Date: 2014–02–09
  4. By: Emi Nakamura; Jón Steinsson; Miao Liu
    Abstract: China has experienced remarkably stable growth and inflation in recent years according to official statistics. We construct alternative estimates using detailed information on Chinese household purchasing patterns. As households become richer, a smaller fraction of total expenditures are spent on necessities such as grain and a larger fraction on luxuries such as eating out. We use systematic discrepancies between cross-sectional and time-series Engel curves to construct alternative estimates of Chinese growth and inflation. Our estimates suggest that official statistics present a smoothed version of reality. Official inflation rose in the 2000's, but our estimates indicate that true inflation was still higher and consumption growth was overstated over this period. In contrast, inflation was overstated and growth understated during the low-inflation 1990's. Similar patterns emerge from the data whether we base our estimates on major categories such as food or clothing as a fraction of total expenditures or subcategories such as grain as a fraction of food expenditures or garments as a fraction of clothing expenditures.
    JEL: D12 E21 E31 O11
    Date: 2014–02
  5. By: Chen, Yuyu; Wang, Hui; Yan, Se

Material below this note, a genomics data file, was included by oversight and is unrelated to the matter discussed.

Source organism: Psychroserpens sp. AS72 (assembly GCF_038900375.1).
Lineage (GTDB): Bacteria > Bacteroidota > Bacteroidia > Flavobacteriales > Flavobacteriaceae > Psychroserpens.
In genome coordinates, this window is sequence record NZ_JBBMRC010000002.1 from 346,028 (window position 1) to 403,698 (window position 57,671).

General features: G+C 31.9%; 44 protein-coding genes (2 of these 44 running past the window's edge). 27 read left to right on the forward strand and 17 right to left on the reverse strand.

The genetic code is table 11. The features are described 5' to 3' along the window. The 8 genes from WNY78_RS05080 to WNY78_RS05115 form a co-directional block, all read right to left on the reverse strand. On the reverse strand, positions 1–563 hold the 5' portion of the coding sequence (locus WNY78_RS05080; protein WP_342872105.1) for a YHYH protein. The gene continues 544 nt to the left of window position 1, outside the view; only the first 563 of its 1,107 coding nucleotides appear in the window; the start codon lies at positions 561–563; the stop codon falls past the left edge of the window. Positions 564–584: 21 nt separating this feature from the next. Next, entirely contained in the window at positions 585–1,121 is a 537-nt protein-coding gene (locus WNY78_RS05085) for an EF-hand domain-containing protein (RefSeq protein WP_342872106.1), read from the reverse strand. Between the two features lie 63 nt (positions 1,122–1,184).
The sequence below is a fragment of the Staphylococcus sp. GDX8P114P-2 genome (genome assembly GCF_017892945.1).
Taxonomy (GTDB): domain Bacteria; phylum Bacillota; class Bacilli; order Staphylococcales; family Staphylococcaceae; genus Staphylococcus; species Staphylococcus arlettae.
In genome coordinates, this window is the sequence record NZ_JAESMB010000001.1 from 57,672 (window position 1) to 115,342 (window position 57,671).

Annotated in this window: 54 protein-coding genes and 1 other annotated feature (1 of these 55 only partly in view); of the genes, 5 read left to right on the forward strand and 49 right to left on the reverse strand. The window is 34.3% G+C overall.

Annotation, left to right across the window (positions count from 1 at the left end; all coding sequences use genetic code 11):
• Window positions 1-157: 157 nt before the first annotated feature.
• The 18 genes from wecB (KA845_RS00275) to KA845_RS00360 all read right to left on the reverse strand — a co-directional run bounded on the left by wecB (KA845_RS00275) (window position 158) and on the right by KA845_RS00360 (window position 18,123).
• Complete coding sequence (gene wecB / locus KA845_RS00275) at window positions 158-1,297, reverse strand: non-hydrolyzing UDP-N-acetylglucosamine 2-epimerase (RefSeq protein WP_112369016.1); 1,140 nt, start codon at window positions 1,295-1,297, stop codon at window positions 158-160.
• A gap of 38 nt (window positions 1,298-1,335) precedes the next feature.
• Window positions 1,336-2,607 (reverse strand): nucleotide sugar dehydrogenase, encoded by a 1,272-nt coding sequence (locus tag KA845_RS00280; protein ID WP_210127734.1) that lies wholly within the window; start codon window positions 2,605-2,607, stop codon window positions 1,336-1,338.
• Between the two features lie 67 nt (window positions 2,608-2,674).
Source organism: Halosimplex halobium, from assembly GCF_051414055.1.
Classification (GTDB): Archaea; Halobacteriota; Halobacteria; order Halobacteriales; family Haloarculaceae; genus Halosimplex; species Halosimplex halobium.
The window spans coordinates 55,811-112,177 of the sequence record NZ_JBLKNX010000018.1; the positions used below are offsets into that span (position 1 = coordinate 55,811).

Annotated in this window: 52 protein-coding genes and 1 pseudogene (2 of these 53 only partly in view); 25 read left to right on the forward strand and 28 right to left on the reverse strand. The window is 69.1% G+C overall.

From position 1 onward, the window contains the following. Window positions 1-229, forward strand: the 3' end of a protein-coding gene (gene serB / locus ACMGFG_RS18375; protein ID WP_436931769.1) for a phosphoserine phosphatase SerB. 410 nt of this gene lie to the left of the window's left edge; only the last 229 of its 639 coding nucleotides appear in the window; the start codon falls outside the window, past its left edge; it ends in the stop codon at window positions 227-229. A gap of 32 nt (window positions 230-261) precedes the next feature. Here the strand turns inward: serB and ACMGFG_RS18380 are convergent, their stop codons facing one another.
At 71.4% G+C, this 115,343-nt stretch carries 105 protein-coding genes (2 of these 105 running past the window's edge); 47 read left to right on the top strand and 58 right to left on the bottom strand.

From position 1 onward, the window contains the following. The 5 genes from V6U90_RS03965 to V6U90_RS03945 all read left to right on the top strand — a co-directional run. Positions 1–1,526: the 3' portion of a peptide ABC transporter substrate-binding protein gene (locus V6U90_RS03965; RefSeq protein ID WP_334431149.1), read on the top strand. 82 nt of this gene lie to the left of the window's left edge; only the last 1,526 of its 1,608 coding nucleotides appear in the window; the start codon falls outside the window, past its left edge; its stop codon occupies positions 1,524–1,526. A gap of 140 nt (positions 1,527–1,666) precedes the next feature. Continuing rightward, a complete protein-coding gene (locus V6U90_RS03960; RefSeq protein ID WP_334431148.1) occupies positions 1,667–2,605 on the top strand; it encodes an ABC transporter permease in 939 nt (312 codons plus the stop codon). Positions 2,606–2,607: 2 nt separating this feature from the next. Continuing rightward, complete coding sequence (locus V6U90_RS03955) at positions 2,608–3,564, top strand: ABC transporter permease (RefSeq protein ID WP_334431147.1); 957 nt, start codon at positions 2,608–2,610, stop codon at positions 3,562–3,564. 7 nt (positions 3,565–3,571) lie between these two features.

Abstract: Does culture, and in particular religion, exert an independent causal effect on long-term economic growth, or do culture and religion merely reflect the latter? We explore this issue by studying the case of Protestantism in China during the late nineteenth and early twentieth centuries. Combining county-level data on Protestant presence in 1920 and socioeconomic indicators in 2000, we find that the spread of Protestantism has generated significant positive effects in long-term economic growth, educational development, and health care outcomes. To better understand whether the relationship is causal, we exploit the fact that missionaries purposefully undertook disaster relief work to gain the trust of the local people. Thus, we use the frequency of historical disasters as an instrument for Protestant distribution. Our IV results confirm and enhance our OLS results. When we further investigate the transmission channels over the long historical period between 1920 and 2000, we find that although improvements in education and health care outcomes account for a sizable portion of the total effects of missionaries’ past activities on today’s economic outcomes, Protestant activities may have also contributed to long-term economic growth through other channels, such as through transformed social values. If so, then a significant amount of China’s growth since 1978 is the result not just of sudden institutional changes but of human capital and social values acquired over a longer historical period.